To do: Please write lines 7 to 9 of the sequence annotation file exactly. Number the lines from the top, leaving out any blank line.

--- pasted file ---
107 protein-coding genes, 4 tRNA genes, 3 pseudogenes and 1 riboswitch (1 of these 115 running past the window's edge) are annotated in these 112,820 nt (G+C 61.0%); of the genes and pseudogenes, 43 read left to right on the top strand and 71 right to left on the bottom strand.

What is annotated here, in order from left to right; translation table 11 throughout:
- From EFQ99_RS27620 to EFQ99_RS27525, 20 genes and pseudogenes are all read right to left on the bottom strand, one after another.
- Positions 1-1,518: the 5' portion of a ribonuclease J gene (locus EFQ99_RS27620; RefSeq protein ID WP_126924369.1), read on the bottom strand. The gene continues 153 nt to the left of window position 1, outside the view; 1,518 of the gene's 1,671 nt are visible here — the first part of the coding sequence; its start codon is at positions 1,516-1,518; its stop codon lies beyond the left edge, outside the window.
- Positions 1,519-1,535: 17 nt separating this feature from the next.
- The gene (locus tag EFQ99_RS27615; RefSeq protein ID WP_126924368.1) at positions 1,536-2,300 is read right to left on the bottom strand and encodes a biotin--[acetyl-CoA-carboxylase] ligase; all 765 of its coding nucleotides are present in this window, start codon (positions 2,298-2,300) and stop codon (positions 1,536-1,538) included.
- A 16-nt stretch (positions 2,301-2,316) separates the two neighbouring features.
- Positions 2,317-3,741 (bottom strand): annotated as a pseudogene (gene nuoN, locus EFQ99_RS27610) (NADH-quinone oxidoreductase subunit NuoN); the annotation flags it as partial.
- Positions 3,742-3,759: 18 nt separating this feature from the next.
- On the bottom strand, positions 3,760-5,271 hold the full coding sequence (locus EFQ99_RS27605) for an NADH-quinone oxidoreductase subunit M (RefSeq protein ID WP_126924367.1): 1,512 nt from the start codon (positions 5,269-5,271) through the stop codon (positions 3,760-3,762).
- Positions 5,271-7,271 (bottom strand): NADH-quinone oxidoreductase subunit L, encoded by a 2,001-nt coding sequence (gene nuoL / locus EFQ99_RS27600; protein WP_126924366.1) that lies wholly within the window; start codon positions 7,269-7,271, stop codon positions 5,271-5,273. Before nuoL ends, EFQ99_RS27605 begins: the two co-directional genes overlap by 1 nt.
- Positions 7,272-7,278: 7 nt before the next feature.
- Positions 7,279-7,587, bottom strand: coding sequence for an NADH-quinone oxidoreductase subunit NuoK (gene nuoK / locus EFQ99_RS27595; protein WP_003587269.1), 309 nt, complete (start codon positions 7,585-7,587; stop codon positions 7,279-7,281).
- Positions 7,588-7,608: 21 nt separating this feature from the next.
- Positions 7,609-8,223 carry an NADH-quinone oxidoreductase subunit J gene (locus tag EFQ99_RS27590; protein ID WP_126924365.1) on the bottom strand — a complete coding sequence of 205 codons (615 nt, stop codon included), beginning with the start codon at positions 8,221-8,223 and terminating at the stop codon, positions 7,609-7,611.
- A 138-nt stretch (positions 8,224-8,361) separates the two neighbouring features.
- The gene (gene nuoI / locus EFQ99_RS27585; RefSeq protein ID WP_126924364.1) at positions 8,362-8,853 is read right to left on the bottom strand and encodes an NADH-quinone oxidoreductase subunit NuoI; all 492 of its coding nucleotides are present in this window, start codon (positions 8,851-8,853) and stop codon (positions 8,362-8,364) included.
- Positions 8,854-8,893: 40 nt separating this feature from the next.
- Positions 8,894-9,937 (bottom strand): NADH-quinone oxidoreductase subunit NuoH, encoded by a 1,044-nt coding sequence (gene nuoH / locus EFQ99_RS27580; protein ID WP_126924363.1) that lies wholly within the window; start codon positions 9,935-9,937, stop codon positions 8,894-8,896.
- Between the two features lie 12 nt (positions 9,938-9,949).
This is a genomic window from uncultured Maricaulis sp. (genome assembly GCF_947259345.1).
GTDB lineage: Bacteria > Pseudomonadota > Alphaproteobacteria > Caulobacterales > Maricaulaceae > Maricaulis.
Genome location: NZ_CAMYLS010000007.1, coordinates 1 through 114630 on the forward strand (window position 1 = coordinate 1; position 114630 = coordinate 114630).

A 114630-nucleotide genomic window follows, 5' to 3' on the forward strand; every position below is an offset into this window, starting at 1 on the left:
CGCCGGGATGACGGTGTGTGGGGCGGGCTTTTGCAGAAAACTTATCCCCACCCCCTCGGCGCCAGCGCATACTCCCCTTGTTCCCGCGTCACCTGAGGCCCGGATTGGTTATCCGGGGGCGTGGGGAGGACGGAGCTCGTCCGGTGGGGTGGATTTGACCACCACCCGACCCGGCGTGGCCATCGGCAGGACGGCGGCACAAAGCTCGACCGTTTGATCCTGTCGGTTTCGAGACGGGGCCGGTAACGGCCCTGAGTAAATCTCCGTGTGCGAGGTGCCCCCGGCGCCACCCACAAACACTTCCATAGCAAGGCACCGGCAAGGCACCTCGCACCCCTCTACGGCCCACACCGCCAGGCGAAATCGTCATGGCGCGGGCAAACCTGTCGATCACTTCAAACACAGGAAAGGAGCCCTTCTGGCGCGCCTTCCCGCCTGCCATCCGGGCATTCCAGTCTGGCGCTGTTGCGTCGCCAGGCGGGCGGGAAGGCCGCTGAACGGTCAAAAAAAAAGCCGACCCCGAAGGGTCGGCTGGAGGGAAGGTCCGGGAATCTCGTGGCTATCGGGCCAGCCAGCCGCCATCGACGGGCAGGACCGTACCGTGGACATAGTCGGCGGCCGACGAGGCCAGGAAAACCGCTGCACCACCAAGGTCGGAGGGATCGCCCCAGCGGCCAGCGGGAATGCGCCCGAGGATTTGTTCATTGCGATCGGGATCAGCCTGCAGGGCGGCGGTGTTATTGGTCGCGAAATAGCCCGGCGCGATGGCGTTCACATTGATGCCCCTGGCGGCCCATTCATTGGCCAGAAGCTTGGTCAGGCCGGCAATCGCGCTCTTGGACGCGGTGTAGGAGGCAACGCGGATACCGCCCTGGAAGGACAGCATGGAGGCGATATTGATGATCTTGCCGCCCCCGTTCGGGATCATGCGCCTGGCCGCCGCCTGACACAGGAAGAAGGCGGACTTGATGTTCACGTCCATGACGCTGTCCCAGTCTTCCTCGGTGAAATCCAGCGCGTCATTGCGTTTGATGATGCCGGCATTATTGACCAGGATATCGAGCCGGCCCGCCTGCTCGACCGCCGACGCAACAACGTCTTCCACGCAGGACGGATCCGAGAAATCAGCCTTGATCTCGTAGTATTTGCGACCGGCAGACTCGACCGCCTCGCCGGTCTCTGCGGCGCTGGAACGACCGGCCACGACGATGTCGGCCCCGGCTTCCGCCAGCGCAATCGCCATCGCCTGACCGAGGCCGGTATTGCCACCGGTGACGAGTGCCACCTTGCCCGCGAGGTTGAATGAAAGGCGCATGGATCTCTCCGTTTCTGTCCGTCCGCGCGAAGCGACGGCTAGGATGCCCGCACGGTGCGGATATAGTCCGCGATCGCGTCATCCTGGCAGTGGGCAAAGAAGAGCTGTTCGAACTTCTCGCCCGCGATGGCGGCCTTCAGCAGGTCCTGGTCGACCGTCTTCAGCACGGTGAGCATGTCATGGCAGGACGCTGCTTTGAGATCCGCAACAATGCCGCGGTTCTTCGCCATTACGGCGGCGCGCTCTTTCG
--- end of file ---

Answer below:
- A 16-nt stretch (positions 2,301-2,316) separates the two neighbouring features.
- Positions 2,317-3,741 (bottom strand): annotated as a pseudogene (gene nuoN, locus EFQ99_RS27610) (NADH-quinone oxidoreductase subunit NuoN); the annotation flags it as partial.
- Positions 3,742-3,759: 18 nt separating this feature from the next.